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Showing posts from May, 2012

Why is the C-Suite Clueless?

How many middle managers and agile coaches have asked themselves this question: Why is the C-Suite clueless? We try so hard to get their attention, but they just won't listen.  I think I am connecting the dots on why they don't listen.

Overwork is surely part of the problem, but it's deeper than that. Management has always been accustomed to communication by broadcast; listening and reacting have not been its strong suit. Before globalization, that wasn't much of a problem, because the customer didn't have many alternatives. But today, customers can easily go elsewhere, the complexity has risen, and the job of management has gotten much harder.

Today, I believe Management is in denial. It is in denial because it is being told by the marketplace: "you suck." Management focuses on improving the quarterly results, lowering the cost, and with it the quality to the point where lemonade doesn't have any lemon juice in it. And then they wonder why people ch…

Joe Justice, CEO of WIKISPEED to participate in next monthly mash-up

Joe Justice, CEO of WIKISPEED will participate in Steve and Peter's next monthly mashup.

Both Steve and I have written about Wikispeed (The Car the Scrum Built, Wikispeed: How A 100 mpg Car Was Developed In 3 Months). I think Wikispeed is the harbinger of dramatic changes in how we do business!

You can sign up here! And be sure to include your questions for Joe, Steve or myself when you sign up! We look forward to talking to you!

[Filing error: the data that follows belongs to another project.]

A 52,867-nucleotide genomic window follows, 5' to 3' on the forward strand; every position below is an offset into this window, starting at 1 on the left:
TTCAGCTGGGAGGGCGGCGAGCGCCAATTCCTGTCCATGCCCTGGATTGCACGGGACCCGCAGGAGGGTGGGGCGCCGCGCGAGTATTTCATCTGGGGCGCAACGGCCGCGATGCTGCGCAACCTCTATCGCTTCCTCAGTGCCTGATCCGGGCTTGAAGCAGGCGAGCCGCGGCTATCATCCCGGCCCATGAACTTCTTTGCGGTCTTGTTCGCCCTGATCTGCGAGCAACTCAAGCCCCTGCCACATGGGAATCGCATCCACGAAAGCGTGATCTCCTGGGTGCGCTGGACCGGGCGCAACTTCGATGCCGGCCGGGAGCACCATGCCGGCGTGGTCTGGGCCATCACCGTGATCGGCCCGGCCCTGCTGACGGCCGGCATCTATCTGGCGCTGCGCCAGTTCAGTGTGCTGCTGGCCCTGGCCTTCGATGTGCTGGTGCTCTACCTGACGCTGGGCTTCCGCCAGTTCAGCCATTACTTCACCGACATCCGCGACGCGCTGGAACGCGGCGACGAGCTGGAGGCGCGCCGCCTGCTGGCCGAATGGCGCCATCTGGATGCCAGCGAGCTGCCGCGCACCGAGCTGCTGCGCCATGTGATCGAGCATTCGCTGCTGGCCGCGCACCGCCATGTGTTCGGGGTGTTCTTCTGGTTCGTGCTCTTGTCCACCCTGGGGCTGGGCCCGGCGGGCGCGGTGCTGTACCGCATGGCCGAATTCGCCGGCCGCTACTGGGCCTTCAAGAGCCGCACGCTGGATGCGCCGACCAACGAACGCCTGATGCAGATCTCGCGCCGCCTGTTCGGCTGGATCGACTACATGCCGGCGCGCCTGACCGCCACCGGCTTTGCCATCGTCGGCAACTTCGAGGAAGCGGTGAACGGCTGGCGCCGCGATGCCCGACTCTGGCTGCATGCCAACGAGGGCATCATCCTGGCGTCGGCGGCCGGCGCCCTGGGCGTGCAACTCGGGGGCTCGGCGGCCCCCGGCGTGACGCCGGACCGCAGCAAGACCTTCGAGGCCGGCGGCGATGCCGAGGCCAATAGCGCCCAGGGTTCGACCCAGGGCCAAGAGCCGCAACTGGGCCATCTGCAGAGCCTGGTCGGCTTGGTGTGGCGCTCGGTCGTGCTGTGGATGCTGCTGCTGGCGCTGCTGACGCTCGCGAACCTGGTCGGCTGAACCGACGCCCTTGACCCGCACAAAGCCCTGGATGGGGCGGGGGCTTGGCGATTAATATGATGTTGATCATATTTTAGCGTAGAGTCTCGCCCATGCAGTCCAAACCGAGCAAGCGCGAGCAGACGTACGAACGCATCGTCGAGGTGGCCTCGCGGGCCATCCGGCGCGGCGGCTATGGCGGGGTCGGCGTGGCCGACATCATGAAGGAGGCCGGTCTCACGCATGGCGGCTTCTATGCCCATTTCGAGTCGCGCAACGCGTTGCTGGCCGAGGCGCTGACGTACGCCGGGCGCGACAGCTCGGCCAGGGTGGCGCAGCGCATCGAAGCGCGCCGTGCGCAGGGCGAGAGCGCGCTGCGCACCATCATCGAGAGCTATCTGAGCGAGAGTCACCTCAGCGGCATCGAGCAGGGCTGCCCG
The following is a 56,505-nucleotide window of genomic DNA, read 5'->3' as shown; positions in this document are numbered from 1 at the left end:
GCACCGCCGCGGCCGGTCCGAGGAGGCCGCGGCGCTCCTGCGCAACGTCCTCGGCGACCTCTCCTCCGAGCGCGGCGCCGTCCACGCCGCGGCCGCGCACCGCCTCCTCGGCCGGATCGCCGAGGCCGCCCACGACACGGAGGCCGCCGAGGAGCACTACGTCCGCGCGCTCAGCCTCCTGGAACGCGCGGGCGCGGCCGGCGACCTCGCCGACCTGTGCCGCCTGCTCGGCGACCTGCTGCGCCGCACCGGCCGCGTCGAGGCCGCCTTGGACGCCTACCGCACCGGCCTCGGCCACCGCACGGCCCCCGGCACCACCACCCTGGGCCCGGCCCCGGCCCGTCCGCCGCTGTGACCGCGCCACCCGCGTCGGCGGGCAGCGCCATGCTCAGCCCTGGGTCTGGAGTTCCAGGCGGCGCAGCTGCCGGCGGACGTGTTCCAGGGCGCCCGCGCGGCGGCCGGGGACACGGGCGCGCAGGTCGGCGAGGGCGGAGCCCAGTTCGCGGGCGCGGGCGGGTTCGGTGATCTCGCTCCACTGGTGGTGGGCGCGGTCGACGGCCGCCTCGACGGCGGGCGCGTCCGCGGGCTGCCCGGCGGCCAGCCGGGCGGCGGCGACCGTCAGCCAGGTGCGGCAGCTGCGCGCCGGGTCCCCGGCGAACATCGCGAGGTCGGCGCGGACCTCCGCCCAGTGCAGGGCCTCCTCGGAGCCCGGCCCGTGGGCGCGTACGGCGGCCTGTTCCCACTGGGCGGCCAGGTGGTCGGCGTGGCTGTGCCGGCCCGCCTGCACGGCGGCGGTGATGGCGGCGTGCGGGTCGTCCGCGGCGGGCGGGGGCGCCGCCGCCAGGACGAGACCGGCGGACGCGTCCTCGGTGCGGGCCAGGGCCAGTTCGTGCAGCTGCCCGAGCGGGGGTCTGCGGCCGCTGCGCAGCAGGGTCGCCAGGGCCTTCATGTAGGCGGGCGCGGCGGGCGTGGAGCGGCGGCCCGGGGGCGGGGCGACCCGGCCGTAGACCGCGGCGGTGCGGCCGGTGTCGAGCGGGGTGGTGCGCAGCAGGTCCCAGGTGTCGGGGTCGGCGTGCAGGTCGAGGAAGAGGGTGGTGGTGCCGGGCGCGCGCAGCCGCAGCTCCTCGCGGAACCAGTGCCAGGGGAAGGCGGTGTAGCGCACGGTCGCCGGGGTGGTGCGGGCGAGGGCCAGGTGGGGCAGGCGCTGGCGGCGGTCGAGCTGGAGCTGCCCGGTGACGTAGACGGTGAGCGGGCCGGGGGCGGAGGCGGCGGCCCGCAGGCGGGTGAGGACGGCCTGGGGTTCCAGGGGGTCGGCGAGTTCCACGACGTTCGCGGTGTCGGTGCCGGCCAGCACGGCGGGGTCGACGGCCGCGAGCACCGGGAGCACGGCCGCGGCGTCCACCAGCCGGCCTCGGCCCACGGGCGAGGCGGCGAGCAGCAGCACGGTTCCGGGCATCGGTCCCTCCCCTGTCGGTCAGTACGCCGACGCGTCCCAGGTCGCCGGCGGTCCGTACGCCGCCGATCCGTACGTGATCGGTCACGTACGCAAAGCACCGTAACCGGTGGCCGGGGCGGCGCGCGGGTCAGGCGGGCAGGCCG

Does Your Agile Transition Provoke a Grief Response?

Radical Management principle number 4 says that communication must change from top-down directives to adult-to-adult discussions. Why is this so important? And how can you tell if your agile transition is really transitioning "agile-ly"?

Glen Alleman, author of the Herding Cats blog, recommended that I look at Peter de Jäger's webinar on The Art of Communicating Change. Given Alleman's critical perspective on Agile and Stoos,  I wondered, could there be something about Management in general and Change Management in particular that I've missed?

De Jäger starts by explaining that people react to change differently depending on whether change is voluntary or involuntary. Examples of voluntary change include deciding to learn a skill, getting married, or accepting a new job. People change like this all the time. Although it takes time to learn the skill or adjust to being married, most people do it willingly.

An involuntary change is a completely different matter. T…

Three Simple Hacks to Improve Management

Why doesn't the C-Suite understand Agile? Agile improves performance, profitability and customer delight. Why don't they get it? Why won't they even take the time to look at it? This dilemma has puzzled Agilists for as long as there has been Agile. Software developers have long been confronted with a similar problem. Here is a look a their solution and three simple hacks which may help managers improve their performance and their company's competitiveness.

I think there is a simple explanation for this: Top managers simply don't have time to think deeply -- about Agile, or anything else. They are overwhelmed, overworked and under extreme pressure to perform. They have no time or energy for creative thought. And since they have to deliver results every quarter, they can't risk doing anything new. If they were software developers, they would be doing death march releases every three months.

To understand the problem, let's look at the act of getting a meeting…